I'm fairly certain I will not look back on my life with littles and think, "Gee, that was a super efficient period in my life." Bit is what it is.

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I assume it will take 15 minutes longer for me to get anywhere than the expected drive time. My older kids will take 30 minutes to get ready. My younger two, 15 because I'm managing them. I myself am ready to go at that time and I do nothing else but get the kids ready.

 

So if I must be somewhere at 9:30 and it takes 30 minutes to drive, we must be in the car at 8:45. At 8:15, I send my older two to brush teeth, fix hair, and put on clothes. At the same time, I'm changing diapers and clothing my toddlers. At 8:30, I check on my older two and make sure their grooming is done. At 8:35, everyone is putting shoes on; I load the toddlers then urge the older two to finish up. We are usually in the car and gone by 8:40, but if any emergencies arise, I have 5 minutes grace.

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There is just no reason for anyone to be routinely late.  Yes, of course things happen.  I  think everyone understands that.  But those who are routinely late are that way by choice, because they believe that their time is more important than everyone else's.

 

I have been reading this thred on and off all day and nodding my head with so many replies and let me tell you why.

 

I am related to several always-late, no-sense-of-time, wanna-do-just-one-more-thing people.

 

It makes me *so* furious, all the time and dang man! it feels good to see your own thoughts echoed by other people.

 

"There is no 9:30is, that is a fiction." Oh my goodness! Yess! Yes!!!!!!!!!!!!!!

 

Let me also note that I am part (ish LOL) of a subculture that routinely takes set times as suggestions, as you mentioned in the OP.  YOU! ARE! NOT!  and no one is ever going to give you the kind of grace you want irt time. Because chronically late people...it doesn't have anything to do with kids or laundry or traffic or anything else. All the rest of us out in the world are dealing with those things too, and by gum, we still show up at the appointed time, barring any actual emergencies.

 

It really sticks in your craw to listen to someone tell you they "can't" do something you do all day, every day. There will never come a time when your chronic lateness is not felt as what the bolded in the above reply says, except by the most laid back of people.

 

Now....that said..... for some reason, people are writing as if Executive Functioning issues are not a very real and present concern. They DEFINITELY are. For people who love people with ADD or anything related, we know this all too well.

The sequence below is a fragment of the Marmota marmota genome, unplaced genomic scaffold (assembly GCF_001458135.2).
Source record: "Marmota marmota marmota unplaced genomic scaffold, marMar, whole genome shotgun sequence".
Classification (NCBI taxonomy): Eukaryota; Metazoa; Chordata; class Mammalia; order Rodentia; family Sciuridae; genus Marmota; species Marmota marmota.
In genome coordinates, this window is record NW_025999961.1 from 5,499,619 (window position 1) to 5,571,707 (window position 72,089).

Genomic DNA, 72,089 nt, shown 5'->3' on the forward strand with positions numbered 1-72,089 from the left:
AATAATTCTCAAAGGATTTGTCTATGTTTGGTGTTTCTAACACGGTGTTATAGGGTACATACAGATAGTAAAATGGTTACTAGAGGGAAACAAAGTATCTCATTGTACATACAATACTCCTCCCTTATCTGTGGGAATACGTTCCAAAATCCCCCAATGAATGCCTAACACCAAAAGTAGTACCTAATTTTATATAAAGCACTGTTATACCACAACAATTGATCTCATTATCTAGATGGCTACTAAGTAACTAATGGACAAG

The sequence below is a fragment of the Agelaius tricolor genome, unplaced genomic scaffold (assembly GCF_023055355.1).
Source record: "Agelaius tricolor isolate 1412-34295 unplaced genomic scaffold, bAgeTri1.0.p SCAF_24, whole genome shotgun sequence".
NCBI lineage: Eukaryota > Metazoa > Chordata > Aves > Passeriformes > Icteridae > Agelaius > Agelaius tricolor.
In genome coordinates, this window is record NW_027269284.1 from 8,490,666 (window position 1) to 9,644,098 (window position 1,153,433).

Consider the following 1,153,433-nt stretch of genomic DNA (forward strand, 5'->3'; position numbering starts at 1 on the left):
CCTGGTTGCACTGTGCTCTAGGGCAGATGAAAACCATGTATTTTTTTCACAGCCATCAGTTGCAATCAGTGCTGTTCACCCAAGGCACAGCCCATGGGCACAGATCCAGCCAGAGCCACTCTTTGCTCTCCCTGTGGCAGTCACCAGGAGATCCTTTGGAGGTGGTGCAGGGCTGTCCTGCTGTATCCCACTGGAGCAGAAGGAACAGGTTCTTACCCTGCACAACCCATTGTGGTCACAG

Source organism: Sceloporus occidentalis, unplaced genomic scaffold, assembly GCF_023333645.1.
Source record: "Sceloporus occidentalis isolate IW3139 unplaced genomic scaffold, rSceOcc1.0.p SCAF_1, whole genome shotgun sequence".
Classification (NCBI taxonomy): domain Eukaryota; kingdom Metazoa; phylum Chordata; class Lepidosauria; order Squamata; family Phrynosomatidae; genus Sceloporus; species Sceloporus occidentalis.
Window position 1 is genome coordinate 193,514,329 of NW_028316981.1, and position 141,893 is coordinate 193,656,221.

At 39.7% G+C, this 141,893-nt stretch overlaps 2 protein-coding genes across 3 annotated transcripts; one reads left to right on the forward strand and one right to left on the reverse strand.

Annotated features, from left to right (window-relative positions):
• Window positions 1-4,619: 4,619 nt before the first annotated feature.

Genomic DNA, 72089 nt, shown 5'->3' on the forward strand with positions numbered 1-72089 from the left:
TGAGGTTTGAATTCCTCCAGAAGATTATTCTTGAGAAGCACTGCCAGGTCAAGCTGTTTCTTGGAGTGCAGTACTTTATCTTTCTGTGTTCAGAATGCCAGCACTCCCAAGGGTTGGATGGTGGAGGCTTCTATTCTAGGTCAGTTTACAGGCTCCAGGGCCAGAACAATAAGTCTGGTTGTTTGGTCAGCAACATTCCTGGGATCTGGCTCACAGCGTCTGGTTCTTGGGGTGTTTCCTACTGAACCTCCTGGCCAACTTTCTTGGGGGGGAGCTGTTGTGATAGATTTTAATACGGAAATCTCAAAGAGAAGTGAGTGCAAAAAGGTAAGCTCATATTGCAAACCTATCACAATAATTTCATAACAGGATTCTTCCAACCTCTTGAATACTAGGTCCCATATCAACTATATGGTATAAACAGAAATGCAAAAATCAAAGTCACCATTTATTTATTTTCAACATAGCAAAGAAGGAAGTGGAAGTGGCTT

But that does not remove the responsibility from your shoulders to address your Executive Functioning deficiencies, because you're a grown up! You just have this extra step of saying "Oh man bummer, I need help with EF!" And then you have to get it!

 

I am sending you hugs! There is no moral judgement (from me) toward you for not being able to get places on time. But let me reiterate, that for a variety of reasons your ~ish-inclined EF-deficient mind probably doesn't organically cotton to, the above is how other people feel when you subject them to your lateness all the time.

 

You can TOTALLY, totally get better about this! I promise; I have seen it done!  But you do have to decide to take those steps.

 

[Yes I feel very strongly about this! Being the lone EF-fine adult in a sea of EF issues will do that to a body ;-) ]

 

You can do it!

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Actually, this these people being late is not inevitable. If you ask around, you will quickly learn which medical people in your area run offices that are routinely on-time (go to those people and be super nice to their front people, because they are the ones who make it happen). Same thing with tradespeople. There is no reason that they need to be routinely late. If you ask around, you can find people with a rep for being on-time. Some of them even give an on-time guarantee. As for kids lessons, if my kids lessons routinely started behind, I would ticked off and talking to the teacher about it. There is just no reason for anyone to be routinely late. Yes, of course things happen. I think everyone understands that. But those who are routinely late are that way by choice, because they believe that their time is more important than everyone else's.

Not where I live. It's just a given that you will wait for your dr as long as it takes.

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I just tell myself that the time is 1/2 hour earlier than it actually is. So if I need to be there by 2pm then in my mind it's 1.30th!

 

That works for me anyways. ;-)

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 But those who are routinely late are that way by choice, because they believe that their time is more important than everyone else's.

 

Or they don't value time very much in general.